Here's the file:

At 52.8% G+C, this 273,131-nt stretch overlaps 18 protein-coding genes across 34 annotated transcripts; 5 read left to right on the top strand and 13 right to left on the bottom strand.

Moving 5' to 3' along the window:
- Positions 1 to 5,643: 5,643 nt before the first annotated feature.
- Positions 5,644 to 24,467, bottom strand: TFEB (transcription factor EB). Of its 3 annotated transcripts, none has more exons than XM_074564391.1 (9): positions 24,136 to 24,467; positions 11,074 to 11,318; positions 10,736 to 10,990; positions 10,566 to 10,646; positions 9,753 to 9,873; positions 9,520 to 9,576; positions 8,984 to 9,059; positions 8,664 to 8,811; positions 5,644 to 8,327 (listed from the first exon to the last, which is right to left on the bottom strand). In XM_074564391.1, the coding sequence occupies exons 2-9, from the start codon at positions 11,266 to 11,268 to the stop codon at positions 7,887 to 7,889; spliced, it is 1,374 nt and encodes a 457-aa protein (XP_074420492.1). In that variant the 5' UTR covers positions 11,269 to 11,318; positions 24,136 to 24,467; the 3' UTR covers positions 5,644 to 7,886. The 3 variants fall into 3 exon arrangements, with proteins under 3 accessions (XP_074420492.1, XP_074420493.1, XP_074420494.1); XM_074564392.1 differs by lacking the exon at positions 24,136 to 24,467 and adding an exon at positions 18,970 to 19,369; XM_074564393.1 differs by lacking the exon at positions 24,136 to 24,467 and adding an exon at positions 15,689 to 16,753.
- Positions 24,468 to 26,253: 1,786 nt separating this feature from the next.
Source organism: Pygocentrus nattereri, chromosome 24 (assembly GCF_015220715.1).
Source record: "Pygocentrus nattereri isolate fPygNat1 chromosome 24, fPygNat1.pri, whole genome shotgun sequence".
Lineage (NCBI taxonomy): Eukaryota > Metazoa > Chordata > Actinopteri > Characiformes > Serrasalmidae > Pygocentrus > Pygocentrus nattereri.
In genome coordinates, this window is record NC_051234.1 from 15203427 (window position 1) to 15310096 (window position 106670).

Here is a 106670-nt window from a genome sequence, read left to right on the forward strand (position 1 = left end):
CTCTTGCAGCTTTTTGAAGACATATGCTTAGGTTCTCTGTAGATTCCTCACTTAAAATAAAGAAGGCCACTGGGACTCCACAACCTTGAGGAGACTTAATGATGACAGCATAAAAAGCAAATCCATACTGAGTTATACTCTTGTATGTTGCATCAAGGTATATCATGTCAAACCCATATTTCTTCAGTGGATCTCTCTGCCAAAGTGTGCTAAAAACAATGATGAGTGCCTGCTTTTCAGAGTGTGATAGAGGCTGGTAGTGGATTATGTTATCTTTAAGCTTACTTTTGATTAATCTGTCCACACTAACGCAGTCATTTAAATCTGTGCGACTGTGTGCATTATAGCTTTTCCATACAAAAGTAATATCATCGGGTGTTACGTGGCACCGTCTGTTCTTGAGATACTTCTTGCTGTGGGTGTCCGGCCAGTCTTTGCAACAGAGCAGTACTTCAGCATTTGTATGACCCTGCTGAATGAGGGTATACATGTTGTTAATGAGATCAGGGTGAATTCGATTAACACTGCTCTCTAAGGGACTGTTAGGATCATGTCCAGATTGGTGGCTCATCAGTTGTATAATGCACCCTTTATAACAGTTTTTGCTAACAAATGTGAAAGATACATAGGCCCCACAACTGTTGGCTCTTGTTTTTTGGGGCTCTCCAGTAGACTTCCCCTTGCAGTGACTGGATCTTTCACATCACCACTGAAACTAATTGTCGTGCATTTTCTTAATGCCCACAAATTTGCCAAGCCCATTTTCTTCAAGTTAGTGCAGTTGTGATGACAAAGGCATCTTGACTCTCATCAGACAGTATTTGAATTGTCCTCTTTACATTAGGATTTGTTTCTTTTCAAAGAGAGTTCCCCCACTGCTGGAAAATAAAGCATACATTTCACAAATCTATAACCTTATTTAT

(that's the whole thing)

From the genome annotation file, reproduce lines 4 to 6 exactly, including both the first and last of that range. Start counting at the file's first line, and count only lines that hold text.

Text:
- Positions 5,644 to 24,467, bottom strand: TFEB (transcription factor EB). Of its 3 annotated transcripts, none has more exons than XM_074564391.1 (9): positions 24,136 to 24,467; positions 11,074 to 11,318; positions 10,736 to 10,990; positions 10,566 to 10,646; positions 9,753 to 9,873; positions 9,520 to 9,576; positions 8,984 to 9,059; positions 8,664 to 8,811; positions 5,644 to 8,327 (listed from the first exon to the last, which is right to left on the bottom strand). In XM_074564391.1, the coding sequence occupies exons 2-9, from the start codon at positions 11,266 to 11,268 to the stop codon at positions 7,887 to 7,889; spliced, it is 1,374 nt and encodes a 457-aa protein (XP_074420492.1). In that variant the 5' UTR covers positions 11,269 to 11,318; positions 24,136 to 24,467; the 3' UTR covers positions 5,644 to 7,886. The 3 variants fall into 3 exon arrangements, with proteins under 3 accessions (XP_074420492.1, XP_074420493.1, XP_074420494.1); XM_074564392.1 differs by lacking the exon at positions 24,136 to 24,467 and adding an exon at positions 18,970 to 19,369; XM_074564393.1 differs by lacking the exon at positions 24,136 to 24,467 and adding an exon at positions 15,689 to 16,753.
- Positions 24,468 to 26,253: 1,786 nt separating this feature from the next.
Source organism: Pygocentrus nattereri, chromosome 24 (assembly GCF_015220715.1).